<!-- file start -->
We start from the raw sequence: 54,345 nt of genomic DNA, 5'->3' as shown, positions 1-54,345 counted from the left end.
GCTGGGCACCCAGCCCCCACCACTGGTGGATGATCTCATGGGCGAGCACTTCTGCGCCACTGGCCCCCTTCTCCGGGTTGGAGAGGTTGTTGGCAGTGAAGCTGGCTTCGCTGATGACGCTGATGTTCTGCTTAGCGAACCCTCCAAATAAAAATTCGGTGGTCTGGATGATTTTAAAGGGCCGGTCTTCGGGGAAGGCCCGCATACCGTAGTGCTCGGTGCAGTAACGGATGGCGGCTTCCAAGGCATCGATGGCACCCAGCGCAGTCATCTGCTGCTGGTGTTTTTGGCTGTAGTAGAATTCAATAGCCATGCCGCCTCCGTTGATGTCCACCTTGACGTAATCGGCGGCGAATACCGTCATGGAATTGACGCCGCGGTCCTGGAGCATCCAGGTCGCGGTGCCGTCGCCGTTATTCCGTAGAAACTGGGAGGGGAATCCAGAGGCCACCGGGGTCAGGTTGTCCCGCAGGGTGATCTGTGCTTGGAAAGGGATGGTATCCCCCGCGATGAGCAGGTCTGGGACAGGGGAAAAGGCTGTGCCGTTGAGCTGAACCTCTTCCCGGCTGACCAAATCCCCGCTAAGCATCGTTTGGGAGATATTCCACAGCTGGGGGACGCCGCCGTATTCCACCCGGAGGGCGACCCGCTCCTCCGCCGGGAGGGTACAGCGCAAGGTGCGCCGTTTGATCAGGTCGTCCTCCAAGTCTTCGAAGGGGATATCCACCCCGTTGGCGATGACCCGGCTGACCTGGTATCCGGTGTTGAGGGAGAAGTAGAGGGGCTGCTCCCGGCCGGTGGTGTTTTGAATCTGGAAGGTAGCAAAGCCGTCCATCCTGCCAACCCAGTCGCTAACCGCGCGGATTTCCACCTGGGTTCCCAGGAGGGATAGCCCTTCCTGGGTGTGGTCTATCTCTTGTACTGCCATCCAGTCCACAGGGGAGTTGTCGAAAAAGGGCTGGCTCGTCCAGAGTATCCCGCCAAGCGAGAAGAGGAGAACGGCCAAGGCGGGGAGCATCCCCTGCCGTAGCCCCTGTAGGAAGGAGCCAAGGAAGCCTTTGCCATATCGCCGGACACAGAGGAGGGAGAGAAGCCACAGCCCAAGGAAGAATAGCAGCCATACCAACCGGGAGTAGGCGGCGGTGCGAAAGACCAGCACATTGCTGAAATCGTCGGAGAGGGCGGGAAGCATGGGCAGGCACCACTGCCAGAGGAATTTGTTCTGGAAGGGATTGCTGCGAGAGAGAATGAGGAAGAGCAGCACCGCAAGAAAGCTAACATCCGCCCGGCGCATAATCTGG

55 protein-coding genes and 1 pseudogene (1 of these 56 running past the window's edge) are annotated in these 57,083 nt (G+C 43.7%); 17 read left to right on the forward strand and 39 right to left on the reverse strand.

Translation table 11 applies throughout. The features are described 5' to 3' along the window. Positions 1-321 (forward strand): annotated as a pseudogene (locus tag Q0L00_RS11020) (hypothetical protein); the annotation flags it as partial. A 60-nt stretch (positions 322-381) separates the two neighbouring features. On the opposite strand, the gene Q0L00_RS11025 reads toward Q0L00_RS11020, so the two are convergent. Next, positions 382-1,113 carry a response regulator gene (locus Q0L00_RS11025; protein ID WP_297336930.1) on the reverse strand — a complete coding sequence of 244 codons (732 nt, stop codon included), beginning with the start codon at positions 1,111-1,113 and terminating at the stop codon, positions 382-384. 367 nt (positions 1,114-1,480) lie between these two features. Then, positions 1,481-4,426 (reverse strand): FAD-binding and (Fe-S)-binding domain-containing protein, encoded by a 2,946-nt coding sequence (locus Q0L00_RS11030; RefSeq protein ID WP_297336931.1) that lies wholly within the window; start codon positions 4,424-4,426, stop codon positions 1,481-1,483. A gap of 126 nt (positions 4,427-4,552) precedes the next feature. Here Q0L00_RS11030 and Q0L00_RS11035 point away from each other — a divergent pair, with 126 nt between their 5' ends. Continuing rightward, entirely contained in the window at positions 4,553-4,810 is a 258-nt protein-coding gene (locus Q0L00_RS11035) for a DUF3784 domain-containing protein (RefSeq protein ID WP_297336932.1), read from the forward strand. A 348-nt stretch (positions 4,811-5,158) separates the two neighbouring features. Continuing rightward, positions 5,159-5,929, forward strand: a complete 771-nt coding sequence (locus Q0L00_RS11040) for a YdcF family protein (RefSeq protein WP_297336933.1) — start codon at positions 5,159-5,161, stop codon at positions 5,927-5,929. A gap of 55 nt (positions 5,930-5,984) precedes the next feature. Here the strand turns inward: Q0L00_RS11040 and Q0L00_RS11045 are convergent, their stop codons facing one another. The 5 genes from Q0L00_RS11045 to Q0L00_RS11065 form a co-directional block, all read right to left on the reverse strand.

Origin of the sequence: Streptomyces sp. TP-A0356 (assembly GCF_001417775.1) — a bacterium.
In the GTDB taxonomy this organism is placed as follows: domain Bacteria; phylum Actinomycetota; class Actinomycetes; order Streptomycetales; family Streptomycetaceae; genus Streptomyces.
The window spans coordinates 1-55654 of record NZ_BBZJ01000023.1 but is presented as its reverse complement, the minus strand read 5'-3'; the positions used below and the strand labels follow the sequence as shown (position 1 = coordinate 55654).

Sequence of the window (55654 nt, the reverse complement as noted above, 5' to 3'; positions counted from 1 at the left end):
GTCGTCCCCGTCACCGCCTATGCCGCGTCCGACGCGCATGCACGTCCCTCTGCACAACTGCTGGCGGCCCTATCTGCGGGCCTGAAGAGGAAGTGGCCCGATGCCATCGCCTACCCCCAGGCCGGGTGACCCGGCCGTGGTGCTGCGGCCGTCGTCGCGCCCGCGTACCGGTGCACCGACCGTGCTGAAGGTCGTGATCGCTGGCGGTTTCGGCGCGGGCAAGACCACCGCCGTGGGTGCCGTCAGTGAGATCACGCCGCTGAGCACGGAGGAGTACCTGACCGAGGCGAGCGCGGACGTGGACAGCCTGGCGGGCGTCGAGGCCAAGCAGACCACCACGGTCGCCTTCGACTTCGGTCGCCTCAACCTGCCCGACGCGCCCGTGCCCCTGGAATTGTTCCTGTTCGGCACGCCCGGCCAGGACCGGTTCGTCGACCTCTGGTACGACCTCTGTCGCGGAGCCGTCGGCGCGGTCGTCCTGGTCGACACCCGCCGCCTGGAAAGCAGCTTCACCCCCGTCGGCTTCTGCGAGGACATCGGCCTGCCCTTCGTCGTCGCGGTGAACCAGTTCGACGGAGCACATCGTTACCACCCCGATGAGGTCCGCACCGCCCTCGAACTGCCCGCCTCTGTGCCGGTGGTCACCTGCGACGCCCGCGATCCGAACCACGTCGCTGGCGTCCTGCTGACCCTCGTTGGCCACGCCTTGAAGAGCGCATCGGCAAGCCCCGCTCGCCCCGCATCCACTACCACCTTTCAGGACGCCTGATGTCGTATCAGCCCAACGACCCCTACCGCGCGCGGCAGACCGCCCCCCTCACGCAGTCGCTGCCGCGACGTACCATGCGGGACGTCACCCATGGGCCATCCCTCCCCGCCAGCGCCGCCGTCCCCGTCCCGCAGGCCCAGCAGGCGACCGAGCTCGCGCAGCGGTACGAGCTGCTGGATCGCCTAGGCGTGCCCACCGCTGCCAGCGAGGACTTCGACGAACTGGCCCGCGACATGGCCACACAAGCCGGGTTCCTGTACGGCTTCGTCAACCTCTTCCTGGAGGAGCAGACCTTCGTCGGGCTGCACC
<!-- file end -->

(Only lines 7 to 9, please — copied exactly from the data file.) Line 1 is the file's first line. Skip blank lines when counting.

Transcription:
The window spans coordinates 1-55654 of record NZ_BBZJ01000023.1 but is presented as its reverse complement, the minus strand read 5'-3'; the positions used below and the strand labels follow the sequence as shown (position 1 = coordinate 55654).

Sequence of the window (55654 nt, the reverse complement as noted above, 5' to 3'; positions counted from 1 at the left end):
GTCGTCCCCGTCACCGCCTATGCCGCGTCCGACGCGCATGCACGTCCCTCTGCACAACTGCTGGCGGCCCTATCTGCGGGCCTGAAGAGGAAGTGGCCCGATGCCATCGCCTACCCCCAGGCCGGGTGACCCGGCCGTGGTGCTGCGGCCGTCGTCGCGCCCGCGTACCGGTGCACCGACCGTGCTGAAGGTCGTGATCGCTGGCGGTTTCGGCGCGGGCAAGACCACCGCCGTGGGTGCCGTCAGTGAGATCACGCCGCTGAGCACGGAGGAGTACCTGACCGAGGCGAGCGCGGACGTGGACAGCCTGGCGGGCGTCGAGGCCAAGCAGACCACCACGGTCGCCTTCGACTTCGGTCGCCTCAACCTGCCCGACGCGCCCGTGCCCCTGGAATTGTTCCTGTTCGGCACGCCCGGCCAGGACCGGTTCGTCGACCTCTGGTACGACCTCTGTCGCGGAGCCGTCGGCGCGGTCGTCCTGGTCGACACCCGCCGCCTGGAAAGCAGCTTCACCCCCGTCGGCTTCTGCGAGGACATCGGCCTGCCCTTCGTCGTCGCGGTGAACCAGTTCGACGGAGCACATCGTTACCACCCCGATGAGGTCCGCACCGCCCTCGAACTGCCCGCCTCTGTGCCGGTGGTCACCTGCGACGCCCGCGATCCGAACCACGTCGCTGGCGTCCTGCTGACCCTCGTTGGCCACGCCTTGAAGAGCGCATCGGCAAGCCCCGCTCGCCCCGCATCCACTACCACCTTTCAGGACGCCTGATGTCGTATCAGCCCAACGACCCCTACCGCGCGCGGCAGACCGCCCCCCTCACGCAGTCGCTGCCGCGACGTACCATGCGGGACGTCACCCATGGGCCATCCCTCCCCGCCAGCGCCGCCGTCCCCGTCCCGCAGGCCCAGCAGGCGACCGAGCTCGCGCAGCGGTACGAGCTGCTGGATCGCCTAGGCGTGCCCACCGCTGCCAGCGAGGACTTCGACGAACTGGCCCGCGACATGGCCACACAAGCCGGGTTCCTGTACGGCTTCGTCAACCTCTTCCTGGAGGAGCAGACCTTCGTCGGGCTGCACC